The European Colonization of Africa
In the late 20th century Africa was forcefully conquered and colonized by Europe. The accounts of this horrific colonization are revealed in Adam Hochschild's "King Leopold's Ghost: A Story of Greed, Terror, and Heroism in Colonial Africa," which unveils the brutal nature of Belgium's conquest and colonization of the central African country Congo. This conquest began with Belgian King Leopold II, who grew up with minimal expressions of love and affection from his family. His emotional void was filled with an obsession for colonies and money. His thirst for expanding his own Belgian empire grew strong. He learned as much as one could about colonization and profit, and when he realized that no colonies were available for purchase, he knew he must use force. His eyes were set on Africa. "Only in Africa could Leopold hope to achieve his dream of seizing a colony, especially one immensely larger than Belgium" (Hochschild 61). As one of the greatest conquests in world history, along with the Jewish holocaust which killed 11 million people, the European conquest of Africa killed over 10 million people cutting the population of the Congo by at least half (Hochschild 233). In thoroughly understanding this tragic event in history, it is important to explore why Europe conquered and colonized Africa, how this conquer was accomplished, and Africa's response to it.
Greed was at the center of King Leopold's European conquest and colonization of Africa. In his mid-twenties Leopold read the book "Java" about how to manage a colony, and began corresponding with the author J.W.B. Money (Hochschild 37). Leopold thought colonies existed to make him rich, and dreamed of the money, power, and respect they would bring him. Leopold thought the Congo was perfect for colonization because it was still ran by its indigenous people, was rich in resources, and was much larger than the land he already owned. "The Congo River drains more than 1.3 million square miles, an area larger than India. It has an estimated one sixth of the world's hydroelectric potential. Most important of all, for a nineteenth-century empire-builder, the river and its fan-shaped web of tributaries constitute more than seven thousand miles of interconnecting waterways, a built-in transportation grid rivaled by few places on earth" (Hochschild 61). Despite the diseases that were there, such as Malaria and sleeping sickness, Congo was an ideal territory for King Leopold to colonize. King Leopold learned that ivory was very plentiful in the Congo and was their biggest export. An average pair of elephant tusks can produce a hundred pounds of ivory, and King Leopold planned to capitalize from it (Hochschild 64). There was a mass market for goods made from ivory. "Ivory from elephant tusks was shaped into knife handles, billiard balls, combs, fans, napkin rings, piano and organ keys, chess pieces, crucifixes, snuffboxes, brooches, and statuettes” (Hochschild 64). In addition to ivory, King Leopold made a fortune from rubber, which had become a very lucrative resource. He forced the Congolese into unpaid labor to collect sap from rubber plants. He tricked Europe and the rest of the world into believing that he only wanted to bring Western civilization to the Congo and suppress the slave trade; however, his true aim was for personal profit using forced Congolese labor and torturing or killing anyone who did not cooperate. Leopold profited from the work of unpaid slaves greatly. He treated the slaves harshly without proper food and shelter. He cut off the workers' hands as punishment for not meeting the work quota, and he held their wives and children as hostage. The women were often raped and/or starved to death. King Leopold secretly amassed a fortune at the expense of the Congolese people, while several countries believed his facade and honored him for his humanitarian efforts in the Congo.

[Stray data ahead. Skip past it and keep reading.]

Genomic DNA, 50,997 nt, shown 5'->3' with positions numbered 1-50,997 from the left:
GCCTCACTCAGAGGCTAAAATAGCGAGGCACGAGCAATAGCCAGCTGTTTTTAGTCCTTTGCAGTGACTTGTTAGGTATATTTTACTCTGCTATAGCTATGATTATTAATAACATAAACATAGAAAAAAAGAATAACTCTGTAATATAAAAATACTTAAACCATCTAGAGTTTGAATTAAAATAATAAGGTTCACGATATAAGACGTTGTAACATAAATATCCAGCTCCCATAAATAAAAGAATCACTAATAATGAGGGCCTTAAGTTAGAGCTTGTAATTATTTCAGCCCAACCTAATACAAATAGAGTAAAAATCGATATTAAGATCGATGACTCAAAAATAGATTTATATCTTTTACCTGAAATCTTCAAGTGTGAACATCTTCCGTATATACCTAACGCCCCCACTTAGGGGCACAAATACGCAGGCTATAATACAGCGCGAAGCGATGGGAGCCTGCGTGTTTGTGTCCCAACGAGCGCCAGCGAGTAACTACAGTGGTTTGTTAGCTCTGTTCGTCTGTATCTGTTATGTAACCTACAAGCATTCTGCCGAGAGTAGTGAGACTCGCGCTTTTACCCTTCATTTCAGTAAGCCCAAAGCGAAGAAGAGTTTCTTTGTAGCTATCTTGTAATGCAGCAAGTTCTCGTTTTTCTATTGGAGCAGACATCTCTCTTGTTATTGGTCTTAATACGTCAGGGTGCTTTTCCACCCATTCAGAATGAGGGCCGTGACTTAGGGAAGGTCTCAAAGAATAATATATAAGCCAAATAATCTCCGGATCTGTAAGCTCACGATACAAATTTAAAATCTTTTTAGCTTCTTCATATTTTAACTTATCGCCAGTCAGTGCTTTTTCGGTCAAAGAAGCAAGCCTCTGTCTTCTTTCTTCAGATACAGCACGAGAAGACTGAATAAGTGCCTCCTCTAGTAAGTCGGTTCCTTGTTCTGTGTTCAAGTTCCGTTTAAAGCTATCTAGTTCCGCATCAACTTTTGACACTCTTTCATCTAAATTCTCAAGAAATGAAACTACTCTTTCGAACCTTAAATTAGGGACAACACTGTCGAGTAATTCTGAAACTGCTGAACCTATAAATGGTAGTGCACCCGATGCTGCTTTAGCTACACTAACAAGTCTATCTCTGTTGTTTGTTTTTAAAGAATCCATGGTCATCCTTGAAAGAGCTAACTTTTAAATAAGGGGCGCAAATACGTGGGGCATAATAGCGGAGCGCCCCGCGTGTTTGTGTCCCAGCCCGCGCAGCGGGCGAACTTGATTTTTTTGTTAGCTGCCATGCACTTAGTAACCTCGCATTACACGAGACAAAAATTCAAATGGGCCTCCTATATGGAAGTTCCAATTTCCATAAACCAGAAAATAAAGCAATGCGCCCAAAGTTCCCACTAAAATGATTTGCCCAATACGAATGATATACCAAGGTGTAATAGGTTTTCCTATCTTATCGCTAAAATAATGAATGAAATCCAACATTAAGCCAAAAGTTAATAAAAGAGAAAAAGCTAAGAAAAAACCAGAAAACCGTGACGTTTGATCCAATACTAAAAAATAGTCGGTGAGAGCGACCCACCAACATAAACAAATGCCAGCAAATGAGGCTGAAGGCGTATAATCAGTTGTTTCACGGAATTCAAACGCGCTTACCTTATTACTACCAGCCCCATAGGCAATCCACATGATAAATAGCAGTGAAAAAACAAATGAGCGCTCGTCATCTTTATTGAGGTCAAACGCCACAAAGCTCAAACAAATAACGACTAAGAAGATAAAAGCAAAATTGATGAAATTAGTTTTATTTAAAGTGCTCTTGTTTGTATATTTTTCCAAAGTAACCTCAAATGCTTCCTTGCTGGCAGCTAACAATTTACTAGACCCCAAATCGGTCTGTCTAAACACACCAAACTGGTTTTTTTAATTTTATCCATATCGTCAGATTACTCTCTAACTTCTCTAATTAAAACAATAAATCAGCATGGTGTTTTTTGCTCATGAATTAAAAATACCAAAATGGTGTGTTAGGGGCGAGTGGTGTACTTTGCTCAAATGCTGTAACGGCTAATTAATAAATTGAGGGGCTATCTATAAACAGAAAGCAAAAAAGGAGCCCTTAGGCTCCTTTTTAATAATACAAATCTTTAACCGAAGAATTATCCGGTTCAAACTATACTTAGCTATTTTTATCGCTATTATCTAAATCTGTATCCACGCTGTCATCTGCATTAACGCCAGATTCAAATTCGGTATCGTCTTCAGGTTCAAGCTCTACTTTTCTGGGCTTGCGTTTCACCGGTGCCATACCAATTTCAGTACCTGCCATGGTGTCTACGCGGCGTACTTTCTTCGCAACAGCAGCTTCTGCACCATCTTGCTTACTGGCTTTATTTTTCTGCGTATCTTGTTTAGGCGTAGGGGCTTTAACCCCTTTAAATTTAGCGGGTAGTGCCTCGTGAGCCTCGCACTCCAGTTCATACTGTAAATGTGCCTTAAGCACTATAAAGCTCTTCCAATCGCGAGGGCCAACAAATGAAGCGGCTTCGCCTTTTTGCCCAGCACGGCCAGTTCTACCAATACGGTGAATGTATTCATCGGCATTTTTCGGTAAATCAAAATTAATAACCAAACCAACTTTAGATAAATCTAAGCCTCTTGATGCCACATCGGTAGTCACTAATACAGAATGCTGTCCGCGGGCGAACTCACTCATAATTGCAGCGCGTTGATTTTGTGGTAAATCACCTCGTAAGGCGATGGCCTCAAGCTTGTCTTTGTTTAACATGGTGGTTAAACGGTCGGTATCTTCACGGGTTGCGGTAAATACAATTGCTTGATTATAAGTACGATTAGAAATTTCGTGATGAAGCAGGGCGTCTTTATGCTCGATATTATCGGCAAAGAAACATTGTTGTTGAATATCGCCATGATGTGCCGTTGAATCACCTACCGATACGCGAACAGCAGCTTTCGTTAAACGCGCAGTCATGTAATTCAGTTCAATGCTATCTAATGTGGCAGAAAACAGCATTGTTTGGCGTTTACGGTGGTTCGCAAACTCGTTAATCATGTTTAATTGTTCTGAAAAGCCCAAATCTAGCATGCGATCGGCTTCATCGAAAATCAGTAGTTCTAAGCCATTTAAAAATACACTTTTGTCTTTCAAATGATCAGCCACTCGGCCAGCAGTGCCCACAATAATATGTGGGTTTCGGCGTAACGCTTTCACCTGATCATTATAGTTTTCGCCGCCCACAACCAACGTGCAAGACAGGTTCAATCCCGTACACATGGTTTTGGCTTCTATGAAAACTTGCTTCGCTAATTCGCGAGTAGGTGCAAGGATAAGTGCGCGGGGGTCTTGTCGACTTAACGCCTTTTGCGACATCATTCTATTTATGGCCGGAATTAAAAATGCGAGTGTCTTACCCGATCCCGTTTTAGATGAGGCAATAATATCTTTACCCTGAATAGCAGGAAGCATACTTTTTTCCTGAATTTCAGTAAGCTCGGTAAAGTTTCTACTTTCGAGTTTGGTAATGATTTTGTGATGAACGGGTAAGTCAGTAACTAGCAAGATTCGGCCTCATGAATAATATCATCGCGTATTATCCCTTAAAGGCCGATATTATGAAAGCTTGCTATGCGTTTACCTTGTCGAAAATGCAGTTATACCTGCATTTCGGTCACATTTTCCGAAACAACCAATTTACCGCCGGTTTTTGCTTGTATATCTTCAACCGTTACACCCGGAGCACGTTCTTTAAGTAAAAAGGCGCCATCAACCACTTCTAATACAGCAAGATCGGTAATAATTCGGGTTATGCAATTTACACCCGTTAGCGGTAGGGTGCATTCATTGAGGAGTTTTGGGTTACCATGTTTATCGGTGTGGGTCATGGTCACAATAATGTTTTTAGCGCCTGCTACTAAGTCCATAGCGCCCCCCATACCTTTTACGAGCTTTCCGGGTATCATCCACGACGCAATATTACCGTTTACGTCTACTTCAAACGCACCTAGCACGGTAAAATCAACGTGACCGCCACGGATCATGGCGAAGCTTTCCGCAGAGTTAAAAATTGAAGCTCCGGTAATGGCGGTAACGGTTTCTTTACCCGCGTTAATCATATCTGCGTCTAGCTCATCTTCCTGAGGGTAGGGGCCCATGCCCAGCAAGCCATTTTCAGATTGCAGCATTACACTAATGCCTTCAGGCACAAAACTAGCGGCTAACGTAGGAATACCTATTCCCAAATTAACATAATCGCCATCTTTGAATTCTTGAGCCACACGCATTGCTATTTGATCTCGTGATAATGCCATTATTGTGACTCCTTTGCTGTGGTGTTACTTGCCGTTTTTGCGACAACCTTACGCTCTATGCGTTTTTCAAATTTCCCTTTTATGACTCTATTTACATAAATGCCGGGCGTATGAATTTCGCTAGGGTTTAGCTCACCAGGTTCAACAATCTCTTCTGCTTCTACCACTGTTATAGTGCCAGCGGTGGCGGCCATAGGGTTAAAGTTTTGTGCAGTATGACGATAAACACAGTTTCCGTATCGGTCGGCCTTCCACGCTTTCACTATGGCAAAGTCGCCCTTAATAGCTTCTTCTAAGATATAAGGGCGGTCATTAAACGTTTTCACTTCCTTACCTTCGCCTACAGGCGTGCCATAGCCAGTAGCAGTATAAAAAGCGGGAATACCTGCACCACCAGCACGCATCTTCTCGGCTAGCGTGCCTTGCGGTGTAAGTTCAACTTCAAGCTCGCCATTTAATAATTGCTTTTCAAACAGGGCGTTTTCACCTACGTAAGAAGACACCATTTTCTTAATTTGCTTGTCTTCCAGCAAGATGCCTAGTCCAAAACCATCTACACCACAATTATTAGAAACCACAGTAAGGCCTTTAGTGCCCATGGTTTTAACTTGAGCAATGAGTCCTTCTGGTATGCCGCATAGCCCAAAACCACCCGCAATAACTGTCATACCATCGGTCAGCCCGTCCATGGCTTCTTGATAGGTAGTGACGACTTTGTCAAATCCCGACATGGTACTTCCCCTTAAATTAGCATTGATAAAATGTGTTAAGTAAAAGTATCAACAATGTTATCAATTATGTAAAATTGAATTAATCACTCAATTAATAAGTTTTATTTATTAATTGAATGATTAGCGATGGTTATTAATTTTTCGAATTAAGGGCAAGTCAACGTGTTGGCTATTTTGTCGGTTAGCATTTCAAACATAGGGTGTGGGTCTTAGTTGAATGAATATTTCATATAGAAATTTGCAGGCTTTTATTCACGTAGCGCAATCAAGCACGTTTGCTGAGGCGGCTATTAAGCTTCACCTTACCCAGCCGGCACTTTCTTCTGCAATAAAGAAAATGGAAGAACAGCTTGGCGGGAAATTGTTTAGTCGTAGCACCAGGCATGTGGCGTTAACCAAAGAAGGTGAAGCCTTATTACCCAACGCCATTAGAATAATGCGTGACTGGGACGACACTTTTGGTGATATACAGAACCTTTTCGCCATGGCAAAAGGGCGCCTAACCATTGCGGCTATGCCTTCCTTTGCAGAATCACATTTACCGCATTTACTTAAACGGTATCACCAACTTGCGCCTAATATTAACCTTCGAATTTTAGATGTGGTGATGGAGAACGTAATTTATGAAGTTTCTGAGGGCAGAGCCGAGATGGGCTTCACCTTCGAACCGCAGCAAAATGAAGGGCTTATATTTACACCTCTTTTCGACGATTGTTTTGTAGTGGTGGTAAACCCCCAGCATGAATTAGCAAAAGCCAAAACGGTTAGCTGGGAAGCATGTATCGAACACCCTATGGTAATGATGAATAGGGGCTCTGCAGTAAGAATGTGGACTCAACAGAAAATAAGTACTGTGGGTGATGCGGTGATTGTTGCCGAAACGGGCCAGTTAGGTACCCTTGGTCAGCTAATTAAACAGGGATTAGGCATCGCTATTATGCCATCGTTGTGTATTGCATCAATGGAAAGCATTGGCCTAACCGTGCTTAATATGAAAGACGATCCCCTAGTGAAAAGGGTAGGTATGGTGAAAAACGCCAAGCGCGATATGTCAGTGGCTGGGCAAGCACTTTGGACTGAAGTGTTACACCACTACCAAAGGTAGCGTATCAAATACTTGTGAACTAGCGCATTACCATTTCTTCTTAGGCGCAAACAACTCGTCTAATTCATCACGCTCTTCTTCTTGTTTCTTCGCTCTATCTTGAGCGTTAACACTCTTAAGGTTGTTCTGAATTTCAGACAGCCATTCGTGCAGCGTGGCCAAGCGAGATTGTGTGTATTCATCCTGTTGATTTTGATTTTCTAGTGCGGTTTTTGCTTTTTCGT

King Leopold used manipulation, deceit and force...
Please join StudyMode to read the full document